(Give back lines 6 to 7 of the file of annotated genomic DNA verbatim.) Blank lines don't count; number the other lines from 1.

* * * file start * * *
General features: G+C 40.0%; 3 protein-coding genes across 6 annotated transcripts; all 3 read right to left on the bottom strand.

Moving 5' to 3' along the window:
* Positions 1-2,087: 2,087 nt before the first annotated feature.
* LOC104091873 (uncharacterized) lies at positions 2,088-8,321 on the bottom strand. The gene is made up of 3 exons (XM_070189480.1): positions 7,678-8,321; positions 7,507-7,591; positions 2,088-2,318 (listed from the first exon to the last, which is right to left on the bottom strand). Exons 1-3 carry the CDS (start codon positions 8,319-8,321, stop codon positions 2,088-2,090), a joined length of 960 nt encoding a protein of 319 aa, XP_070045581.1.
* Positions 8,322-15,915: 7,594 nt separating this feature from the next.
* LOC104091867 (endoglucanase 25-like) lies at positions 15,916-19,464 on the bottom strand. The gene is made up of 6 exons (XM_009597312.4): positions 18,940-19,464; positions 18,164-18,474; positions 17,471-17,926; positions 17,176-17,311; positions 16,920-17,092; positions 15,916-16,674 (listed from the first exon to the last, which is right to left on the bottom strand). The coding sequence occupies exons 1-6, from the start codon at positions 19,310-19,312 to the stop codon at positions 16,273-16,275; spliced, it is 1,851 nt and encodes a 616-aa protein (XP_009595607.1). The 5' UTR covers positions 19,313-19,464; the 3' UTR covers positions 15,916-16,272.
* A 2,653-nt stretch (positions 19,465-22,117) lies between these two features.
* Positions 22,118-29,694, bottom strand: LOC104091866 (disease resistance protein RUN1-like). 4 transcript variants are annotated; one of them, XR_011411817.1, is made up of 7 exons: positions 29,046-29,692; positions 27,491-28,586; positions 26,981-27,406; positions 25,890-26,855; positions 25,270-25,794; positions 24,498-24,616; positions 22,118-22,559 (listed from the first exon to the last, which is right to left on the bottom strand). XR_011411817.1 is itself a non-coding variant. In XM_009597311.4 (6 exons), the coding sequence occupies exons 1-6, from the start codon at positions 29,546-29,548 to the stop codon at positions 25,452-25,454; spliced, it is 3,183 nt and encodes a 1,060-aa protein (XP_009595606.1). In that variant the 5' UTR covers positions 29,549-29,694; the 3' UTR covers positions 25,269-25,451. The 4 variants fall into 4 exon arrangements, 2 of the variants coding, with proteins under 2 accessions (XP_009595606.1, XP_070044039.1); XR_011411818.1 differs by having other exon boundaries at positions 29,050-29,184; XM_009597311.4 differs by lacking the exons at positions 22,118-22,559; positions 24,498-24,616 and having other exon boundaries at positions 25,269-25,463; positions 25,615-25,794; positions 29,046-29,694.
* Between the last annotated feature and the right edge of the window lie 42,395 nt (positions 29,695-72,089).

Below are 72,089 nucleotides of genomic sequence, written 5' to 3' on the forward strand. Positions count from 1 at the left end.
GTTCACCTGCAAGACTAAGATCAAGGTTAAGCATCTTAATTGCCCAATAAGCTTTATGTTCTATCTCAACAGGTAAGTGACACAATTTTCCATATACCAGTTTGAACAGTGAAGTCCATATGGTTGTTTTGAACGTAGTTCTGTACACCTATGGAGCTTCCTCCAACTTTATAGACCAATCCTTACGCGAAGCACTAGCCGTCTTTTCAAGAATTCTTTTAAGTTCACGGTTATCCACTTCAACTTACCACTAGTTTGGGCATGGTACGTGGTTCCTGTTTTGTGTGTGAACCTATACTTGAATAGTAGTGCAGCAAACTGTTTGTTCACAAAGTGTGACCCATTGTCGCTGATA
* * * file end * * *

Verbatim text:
* LOC104091867 (endoglucanase 25-like) lies at positions 15,916-19,464 on the bottom strand. The gene is made up of 6 exons (XM_009597312.4): positions 18,940-19,464; positions 18,164-18,474; positions 17,471-17,926; positions 17,176-17,311; positions 16,920-17,092; positions 15,916-16,674 (listed from the first exon to the last, which is right to left on the bottom strand). The coding sequence occupies exons 1-6, from the start codon at positions 19,310-19,312 to the stop codon at positions 16,273-16,275; spliced, it is 1,851 nt and encodes a 616-aa protein (XP_009595607.1). The 5' UTR covers positions 19,313-19,464; the 3' UTR covers positions 15,916-16,272.
* A 2,653-nt stretch (positions 19,465-22,117) lies between these two features.